If we had no inequality between men and women, we would not see sexual submission or dominance as symbolic of that inequity. But because we do have so much inequity, it’s easy to see sexual behavior and sexual desire through that same lens. However, isn’t it possible that these two things are completely separate? That we can enjoy equity in the boardroom and power plays in the bedroom?Accepting that this is the case might require people to negotiate with each other and discuss their sexual preferences, and perhaps some people are reluctant to negotiate "in the bedroom." After all, Diekman et al found that in "the sexual script portrayed in romance novels, true love is demonstrated by being “swept away” in passion"; it seems likely that for some people negotiation would seem as lacking in passion and spontaneity as condom-use.
However, much as Diekman et al found that it is possible for romances to incorporate condom-use (and, indeed, Ménard and Cabrera found that in the romances they sampled, "books from 2000 to 2009 included contraception usage in 57.9% of scenes"), there are certainly ways to incorporate explicit consent into a range of sexual fantasies in romance novels. In the following scene from Jules Jones and Alex Woolgrave's The Syndicate, for example, the protagonists discuss whether or not to have sex and they then begin to set the scene for their rape fantasy:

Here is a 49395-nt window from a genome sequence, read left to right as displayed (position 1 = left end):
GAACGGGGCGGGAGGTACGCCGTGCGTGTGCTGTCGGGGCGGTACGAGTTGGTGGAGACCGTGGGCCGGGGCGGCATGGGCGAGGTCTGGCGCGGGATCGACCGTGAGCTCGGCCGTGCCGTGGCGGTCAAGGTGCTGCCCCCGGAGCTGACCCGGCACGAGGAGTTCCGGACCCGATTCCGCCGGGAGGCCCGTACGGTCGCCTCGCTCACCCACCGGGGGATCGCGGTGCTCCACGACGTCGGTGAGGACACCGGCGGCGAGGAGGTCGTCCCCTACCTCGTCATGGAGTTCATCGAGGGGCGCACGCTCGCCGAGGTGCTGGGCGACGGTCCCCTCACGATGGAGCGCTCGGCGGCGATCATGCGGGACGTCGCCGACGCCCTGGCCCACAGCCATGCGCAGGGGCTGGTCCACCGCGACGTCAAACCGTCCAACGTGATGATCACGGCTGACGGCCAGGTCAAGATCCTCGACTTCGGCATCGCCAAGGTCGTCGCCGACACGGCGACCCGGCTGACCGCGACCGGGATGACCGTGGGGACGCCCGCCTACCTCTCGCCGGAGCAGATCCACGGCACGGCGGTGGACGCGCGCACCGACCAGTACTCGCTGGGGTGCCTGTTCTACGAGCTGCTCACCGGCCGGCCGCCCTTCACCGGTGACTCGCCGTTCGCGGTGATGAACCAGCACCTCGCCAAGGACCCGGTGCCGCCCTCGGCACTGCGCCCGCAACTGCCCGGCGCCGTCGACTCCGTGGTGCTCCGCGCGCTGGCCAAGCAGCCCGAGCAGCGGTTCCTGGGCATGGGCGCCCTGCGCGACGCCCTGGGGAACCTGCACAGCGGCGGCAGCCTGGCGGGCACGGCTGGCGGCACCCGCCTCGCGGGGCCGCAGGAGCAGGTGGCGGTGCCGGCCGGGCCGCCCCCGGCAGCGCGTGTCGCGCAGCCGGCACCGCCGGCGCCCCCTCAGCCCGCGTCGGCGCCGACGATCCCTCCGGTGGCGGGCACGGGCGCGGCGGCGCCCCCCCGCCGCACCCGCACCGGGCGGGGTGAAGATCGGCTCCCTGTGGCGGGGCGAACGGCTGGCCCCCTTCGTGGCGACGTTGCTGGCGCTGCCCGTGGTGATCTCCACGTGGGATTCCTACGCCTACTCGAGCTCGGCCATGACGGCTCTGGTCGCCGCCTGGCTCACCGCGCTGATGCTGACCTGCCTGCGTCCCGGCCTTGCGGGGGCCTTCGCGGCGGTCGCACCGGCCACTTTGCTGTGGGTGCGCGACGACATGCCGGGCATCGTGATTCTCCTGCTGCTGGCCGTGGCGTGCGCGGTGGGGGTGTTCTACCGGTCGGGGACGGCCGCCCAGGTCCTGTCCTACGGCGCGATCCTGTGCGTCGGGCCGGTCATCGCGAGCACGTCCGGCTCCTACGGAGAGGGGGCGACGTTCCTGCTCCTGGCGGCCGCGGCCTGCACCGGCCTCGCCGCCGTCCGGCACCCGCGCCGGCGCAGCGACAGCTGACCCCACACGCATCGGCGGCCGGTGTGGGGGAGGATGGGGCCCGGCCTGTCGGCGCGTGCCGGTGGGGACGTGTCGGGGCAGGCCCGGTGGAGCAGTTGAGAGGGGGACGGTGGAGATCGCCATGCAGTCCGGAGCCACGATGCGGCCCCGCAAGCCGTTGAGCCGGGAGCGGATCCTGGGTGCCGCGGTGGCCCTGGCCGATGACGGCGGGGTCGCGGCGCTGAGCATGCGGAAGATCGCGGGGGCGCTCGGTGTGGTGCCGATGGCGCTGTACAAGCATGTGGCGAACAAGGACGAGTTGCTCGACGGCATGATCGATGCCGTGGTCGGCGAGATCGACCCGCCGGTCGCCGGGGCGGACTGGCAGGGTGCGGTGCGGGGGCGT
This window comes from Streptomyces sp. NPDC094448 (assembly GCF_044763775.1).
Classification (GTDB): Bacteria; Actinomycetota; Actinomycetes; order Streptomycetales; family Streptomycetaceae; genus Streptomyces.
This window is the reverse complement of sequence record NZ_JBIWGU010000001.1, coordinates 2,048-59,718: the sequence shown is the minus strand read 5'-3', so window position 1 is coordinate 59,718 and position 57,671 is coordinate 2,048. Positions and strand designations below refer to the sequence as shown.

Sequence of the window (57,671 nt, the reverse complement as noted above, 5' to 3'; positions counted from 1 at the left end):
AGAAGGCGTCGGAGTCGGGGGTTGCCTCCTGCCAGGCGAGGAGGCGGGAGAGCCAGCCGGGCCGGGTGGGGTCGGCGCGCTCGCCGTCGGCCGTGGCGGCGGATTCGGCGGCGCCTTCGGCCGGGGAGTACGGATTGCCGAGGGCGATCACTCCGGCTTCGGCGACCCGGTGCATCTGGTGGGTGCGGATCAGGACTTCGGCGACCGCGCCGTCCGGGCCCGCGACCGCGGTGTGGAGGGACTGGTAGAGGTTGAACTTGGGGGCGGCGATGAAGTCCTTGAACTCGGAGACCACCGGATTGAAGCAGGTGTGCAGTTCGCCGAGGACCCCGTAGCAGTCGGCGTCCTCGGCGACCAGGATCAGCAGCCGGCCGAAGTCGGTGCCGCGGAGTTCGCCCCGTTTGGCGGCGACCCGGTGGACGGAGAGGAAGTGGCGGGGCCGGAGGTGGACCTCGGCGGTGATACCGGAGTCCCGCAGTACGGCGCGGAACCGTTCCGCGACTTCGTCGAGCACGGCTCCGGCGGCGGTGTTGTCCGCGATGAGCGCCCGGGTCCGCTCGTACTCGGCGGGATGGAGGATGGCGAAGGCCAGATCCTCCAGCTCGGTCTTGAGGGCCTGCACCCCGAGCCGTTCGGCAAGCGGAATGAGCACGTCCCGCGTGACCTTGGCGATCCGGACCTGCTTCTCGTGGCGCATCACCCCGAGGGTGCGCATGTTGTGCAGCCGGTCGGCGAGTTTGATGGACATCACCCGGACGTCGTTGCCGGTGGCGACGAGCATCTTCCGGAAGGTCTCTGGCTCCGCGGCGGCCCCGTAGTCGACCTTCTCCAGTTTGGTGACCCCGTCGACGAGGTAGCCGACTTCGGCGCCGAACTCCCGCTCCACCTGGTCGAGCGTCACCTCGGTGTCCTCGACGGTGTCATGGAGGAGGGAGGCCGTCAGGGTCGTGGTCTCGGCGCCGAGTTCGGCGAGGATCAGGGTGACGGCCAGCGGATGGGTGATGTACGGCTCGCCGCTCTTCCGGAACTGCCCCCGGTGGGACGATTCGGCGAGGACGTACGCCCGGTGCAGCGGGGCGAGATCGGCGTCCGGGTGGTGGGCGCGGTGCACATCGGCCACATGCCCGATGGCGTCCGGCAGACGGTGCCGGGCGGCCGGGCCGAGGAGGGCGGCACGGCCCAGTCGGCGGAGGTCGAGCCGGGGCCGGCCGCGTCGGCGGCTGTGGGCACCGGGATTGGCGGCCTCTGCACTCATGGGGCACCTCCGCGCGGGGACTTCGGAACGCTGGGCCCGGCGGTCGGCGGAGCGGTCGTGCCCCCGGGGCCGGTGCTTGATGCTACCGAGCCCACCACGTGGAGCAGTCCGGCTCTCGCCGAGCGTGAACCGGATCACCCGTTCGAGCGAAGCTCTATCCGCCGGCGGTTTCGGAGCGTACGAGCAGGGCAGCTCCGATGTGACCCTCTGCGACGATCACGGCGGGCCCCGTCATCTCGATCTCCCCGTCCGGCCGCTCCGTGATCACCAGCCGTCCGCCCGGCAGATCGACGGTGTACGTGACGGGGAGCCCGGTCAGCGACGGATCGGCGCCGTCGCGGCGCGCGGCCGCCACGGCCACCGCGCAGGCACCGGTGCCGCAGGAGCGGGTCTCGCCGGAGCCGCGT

"Now," murmured Vaughan a moment later, pulling a straw out of his mouth, "I've dragged you into this haystack completely against your will, Allard, and I'm going to have my wicked way with you whether you like it or not." [...]It seems to me that some of those who find rape/"forced seduction" troubling in the romance genre may do so not because we believe "rape fantasies" or BDSM sex are inherently wrong or anti-feminist, but because they have so often appeared in scenes which, unlike that in Jones and Woolgrave's novel, have little or no consensual context.
"You're not going to make a sound as I ravish you," said Vaughan, "because there are loads of people a few feet away from this haystack, and you don't want them to know what's happening to your maidenly virtue."
Allard did his best to remember when he'd had maidenly virtue (about twenty years ago) and decided that being quietly ravished had distinct possibilities.
Jessica at RRR recently linked to a post by Thomas MacAulay Millar in which he paraphrases Violet Blue: